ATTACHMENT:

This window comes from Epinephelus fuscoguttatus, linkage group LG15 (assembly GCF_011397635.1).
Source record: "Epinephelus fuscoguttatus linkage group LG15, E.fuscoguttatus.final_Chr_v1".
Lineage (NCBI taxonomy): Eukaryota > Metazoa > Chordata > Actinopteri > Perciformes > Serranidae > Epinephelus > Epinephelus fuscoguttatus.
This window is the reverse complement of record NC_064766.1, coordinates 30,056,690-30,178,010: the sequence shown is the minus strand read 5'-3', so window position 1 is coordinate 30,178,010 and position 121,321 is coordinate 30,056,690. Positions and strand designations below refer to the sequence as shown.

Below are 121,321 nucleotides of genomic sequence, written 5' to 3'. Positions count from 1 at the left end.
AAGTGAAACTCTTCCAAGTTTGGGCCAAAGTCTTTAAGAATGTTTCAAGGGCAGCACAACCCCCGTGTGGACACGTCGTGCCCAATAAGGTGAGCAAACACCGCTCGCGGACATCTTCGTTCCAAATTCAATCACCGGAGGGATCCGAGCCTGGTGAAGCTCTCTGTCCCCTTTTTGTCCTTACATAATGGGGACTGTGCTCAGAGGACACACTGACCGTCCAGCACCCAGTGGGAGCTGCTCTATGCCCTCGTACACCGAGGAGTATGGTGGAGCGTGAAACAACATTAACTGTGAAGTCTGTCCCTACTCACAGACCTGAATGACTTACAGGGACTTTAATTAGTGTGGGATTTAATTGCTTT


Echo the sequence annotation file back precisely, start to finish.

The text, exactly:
This window comes from Epinephelus fuscoguttatus, linkage group LG15 (assembly GCF_011397635.1).
Source record: "Epinephelus fuscoguttatus linkage group LG15, E.fuscoguttatus.final_Chr_v1".
Lineage (NCBI taxonomy): Eukaryota > Metazoa > Chordata > Actinopteri > Perciformes > Serranidae > Epinephelus > Epinephelus fuscoguttatus.
This window is the reverse complement of record NC_064766.1, coordinates 30,056,690-30,178,010: the sequence shown is the minus strand read 5'-3', so window position 1 is coordinate 30,178,010 and position 121,321 is coordinate 30,056,690. Positions and strand designations below refer to the sequence as shown.

Below are 121,321 nucleotides of genomic sequence, written 5' to 3'. Positions count from 1 at the left end.
AAGTGAAACTCTTCCAAGTTTGGGCCAAAGTCTTTAAGAATGTTTCAAGGGCAGCACAACCCCCGTGTGGACACGTCGTGCCCAATAAGGTGAGCAAACACCGCTCGCGGACATCTTCGTTCCAAATTCAATCACCGGAGGGATCCGAGCCTGGTGAAGCTCTCTGTCCCCTTTTTGTCCTTACATAATGGGGACTGTGCTCAGAGGACACACTGACCGTCCAGCACCCAGTGGGAGCTGCTCTATGCCCTCGTACACCGAGGAGTATGGTGGAGCGTGAAACAACATTAACTGTGAAGTCTGTCCCTACTCACAGACCTGAATGACTTACAGGGACTTTAATTAGTGTGGGATTTAATTGCTTT